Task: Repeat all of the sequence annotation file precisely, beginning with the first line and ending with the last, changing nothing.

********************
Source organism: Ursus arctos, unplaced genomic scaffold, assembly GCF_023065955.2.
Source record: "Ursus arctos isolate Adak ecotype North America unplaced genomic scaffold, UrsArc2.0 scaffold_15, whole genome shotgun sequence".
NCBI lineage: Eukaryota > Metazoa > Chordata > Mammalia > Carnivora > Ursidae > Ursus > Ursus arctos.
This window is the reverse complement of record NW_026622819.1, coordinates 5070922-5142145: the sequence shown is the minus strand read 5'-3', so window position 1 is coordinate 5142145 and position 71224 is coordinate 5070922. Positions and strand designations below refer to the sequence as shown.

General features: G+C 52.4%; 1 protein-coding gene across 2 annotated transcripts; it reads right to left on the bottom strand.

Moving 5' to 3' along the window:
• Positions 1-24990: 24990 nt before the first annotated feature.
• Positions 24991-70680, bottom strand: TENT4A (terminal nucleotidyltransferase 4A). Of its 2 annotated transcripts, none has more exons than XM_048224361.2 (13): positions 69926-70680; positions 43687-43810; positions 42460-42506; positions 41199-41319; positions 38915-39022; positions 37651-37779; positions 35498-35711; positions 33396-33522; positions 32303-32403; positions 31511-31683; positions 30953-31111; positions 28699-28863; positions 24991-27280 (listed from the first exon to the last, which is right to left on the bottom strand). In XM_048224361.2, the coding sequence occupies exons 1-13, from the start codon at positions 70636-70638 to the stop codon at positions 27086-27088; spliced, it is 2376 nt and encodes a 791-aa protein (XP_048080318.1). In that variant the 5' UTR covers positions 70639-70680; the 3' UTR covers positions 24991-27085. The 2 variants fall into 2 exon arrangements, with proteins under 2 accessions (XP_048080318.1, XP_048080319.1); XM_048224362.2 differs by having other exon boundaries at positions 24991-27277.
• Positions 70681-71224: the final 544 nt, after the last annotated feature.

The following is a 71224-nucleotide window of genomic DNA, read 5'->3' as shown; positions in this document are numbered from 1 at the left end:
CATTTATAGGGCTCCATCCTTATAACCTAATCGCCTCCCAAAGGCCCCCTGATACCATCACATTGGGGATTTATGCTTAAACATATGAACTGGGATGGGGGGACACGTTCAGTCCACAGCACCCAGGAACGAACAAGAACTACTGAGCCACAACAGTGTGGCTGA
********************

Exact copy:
Source organism: Ursus arctos, unplaced genomic scaffold, assembly GCF_023065955.2.
Source record: "Ursus arctos isolate Adak ecotype North America unplaced genomic scaffold, UrsArc2.0 scaffold_15, whole genome shotgun sequence".
NCBI lineage: Eukaryota > Metazoa > Chordata > Mammalia > Carnivora > Ursidae > Ursus > Ursus arctos.
This window is the reverse complement of record NW_026622819.1, coordinates 5070922-5142145: the sequence shown is the minus strand read 5'-3', so window position 1 is coordinate 5142145 and position 71224 is coordinate 5070922. Positions and strand designations below refer to the sequence as shown.

General features: G+C 52.4%; 1 protein-coding gene across 2 annotated transcripts; it reads right to left on the bottom strand.

Moving 5' to 3' along the window:
• Positions 1-24990: 24990 nt before the first annotated feature.
• Positions 24991-70680, bottom strand: TENT4A (terminal nucleotidyltransferase 4A). Of its 2 annotated transcripts, none has more exons than XM_048224361.2 (13): positions 69926-70680; positions 43687-43810; positions 42460-42506; positions 41199-41319; positions 38915-39022; positions 37651-37779; positions 35498-35711; positions 33396-33522; positions 32303-32403; positions 31511-31683; positions 30953-31111; positions 28699-28863; positions 24991-27280 (listed from the first exon to the last, which is right to left on the bottom strand). In XM_048224361.2, the coding sequence occupies exons 1-13, from the start codon at positions 70636-70638 to the stop codon at positions 27086-27088; spliced, it is 2376 nt and encodes a 791-aa protein (XP_048080318.1). In that variant the 5' UTR covers positions 70639-70680; the 3' UTR covers positions 24991-27085. The 2 variants fall into 2 exon arrangements, with proteins under 2 accessions (XP_048080318.1, XP_048080319.1); XM_048224362.2 differs by having other exon boundaries at positions 24991-27277.
• Positions 70681-71224: the final 544 nt, after the last annotated feature.

The following is a 71224-nucleotide window of genomic DNA, read 5'->3' as shown; positions in this document are numbered from 1 at the left end:
CATTTATAGGGCTCCATCCTTATAACCTAATCGCCTCCCAAAGGCCCCCTGATACCATCACATTGGGGATTTATGCTTAAACATATGAACTGGGATGGGGGGACACGTTCAGTCCACAGCACCCAGGAACGAACAAGAACTACTGAGCCACAACAGTGTGGCTGA